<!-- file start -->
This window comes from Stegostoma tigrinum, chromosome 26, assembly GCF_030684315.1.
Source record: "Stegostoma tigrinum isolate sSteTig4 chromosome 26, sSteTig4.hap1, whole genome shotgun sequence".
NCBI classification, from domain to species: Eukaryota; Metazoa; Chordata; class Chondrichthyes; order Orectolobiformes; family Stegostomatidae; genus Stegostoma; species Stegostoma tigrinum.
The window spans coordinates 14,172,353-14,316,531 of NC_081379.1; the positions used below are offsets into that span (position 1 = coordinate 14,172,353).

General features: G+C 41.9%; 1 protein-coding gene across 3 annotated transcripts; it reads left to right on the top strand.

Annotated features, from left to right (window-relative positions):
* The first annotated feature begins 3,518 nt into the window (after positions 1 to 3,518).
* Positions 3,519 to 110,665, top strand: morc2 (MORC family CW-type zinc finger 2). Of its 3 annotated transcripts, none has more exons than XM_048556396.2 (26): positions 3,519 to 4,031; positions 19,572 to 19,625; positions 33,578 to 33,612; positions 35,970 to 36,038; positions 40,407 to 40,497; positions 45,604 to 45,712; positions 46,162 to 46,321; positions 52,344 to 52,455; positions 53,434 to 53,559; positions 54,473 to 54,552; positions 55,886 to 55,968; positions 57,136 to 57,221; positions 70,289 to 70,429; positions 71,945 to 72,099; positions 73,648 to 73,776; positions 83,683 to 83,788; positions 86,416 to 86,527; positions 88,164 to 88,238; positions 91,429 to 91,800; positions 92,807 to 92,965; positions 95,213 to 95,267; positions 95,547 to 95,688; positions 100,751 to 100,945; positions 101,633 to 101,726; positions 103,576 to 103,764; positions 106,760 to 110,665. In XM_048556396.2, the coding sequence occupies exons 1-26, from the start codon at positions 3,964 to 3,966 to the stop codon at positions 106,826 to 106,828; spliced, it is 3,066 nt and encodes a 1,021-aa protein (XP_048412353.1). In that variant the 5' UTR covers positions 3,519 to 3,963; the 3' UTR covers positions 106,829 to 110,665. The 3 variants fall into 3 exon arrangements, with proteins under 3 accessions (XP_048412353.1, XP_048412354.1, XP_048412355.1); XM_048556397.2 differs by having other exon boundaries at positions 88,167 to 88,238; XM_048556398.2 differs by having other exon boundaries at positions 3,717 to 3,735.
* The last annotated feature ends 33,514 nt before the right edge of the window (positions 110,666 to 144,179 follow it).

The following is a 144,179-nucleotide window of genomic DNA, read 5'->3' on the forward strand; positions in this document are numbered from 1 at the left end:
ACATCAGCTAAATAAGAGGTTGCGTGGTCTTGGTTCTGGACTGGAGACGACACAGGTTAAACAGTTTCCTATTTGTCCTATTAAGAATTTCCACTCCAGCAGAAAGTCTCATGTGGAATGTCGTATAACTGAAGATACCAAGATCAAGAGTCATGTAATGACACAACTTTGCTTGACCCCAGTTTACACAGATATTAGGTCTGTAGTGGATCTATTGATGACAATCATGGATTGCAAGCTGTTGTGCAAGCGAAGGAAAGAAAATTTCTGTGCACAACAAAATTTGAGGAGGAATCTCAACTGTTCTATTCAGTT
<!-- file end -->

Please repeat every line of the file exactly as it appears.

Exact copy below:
This window comes from Stegostoma tigrinum, chromosome 26, assembly GCF_030684315.1.
Source record: "Stegostoma tigrinum isolate sSteTig4 chromosome 26, sSteTig4.hap1, whole genome shotgun sequence".
NCBI classification, from domain to species: Eukaryota; Metazoa; Chordata; class Chondrichthyes; order Orectolobiformes; family Stegostomatidae; genus Stegostoma; species Stegostoma tigrinum.
The window spans coordinates 14,172,353-14,316,531 of NC_081379.1; the positions used below are offsets into that span (position 1 = coordinate 14,172,353).

General features: G+C 41.9%; 1 protein-coding gene across 3 annotated transcripts; it reads left to right on the top strand.

Annotated features, from left to right (window-relative positions):
* The first annotated feature begins 3,518 nt into the window (after positions 1 to 3,518).
* Positions 3,519 to 110,665, top strand: morc2 (MORC family CW-type zinc finger 2). Of its 3 annotated transcripts, none has more exons than XM_048556396.2 (26): positions 3,519 to 4,031; positions 19,572 to 19,625; positions 33,578 to 33,612; positions 35,970 to 36,038; positions 40,407 to 40,497; positions 45,604 to 45,712; positions 46,162 to 46,321; positions 52,344 to 52,455; positions 53,434 to 53,559; positions 54,473 to 54,552; positions 55,886 to 55,968; positions 57,136 to 57,221; positions 70,289 to 70,429; positions 71,945 to 72,099; positions 73,648 to 73,776; positions 83,683 to 83,788; positions 86,416 to 86,527; positions 88,164 to 88,238; positions 91,429 to 91,800; positions 92,807 to 92,965; positions 95,213 to 95,267; positions 95,547 to 95,688; positions 100,751 to 100,945; positions 101,633 to 101,726; positions 103,576 to 103,764; positions 106,760 to 110,665. In XM_048556396.2, the coding sequence occupies exons 1-26, from the start codon at positions 3,964 to 3,966 to the stop codon at positions 106,826 to 106,828; spliced, it is 3,066 nt and encodes a 1,021-aa protein (XP_048412353.1). In that variant the 5' UTR covers positions 3,519 to 3,963; the 3' UTR covers positions 106,829 to 110,665. The 3 variants fall into 3 exon arrangements, with proteins under 3 accessions (XP_048412353.1, XP_048412354.1, XP_048412355.1); XM_048556397.2 differs by having other exon boundaries at positions 88,167 to 88,238; XM_048556398.2 differs by having other exon boundaries at positions 3,717 to 3,735.
* The last annotated feature ends 33,514 nt before the right edge of the window (positions 110,666 to 144,179 follow it).

The following is a 144,179-nucleotide window of genomic DNA, read 5'->3' on the forward strand; positions in this document are numbered from 1 at the left end:
ACATCAGCTAAATAAGAGGTTGCGTGGTCTTGGTTCTGGACTGGAGACGACACAGGTTAAACAGTTTCCTATTTGTCCTATTAAGAATTTCCACTCCAGCAGAAAGTCTCATGTGGAATGTCGTATAACTGAAGATACCAAGATCAAGAGTCATGTAATGACACAACTTTGCTTGACCCCAGTTTACACAGATATTAGGTCTGTAGTGGATCTATTGATGACAATCATGGATTGCAAGCTGTTGTGCAAGCGAAGGAAAGAAAATTTCTGTGCACAACAAAATTTGAGGAGGAATCTCAACTGTTCTATTCAGTT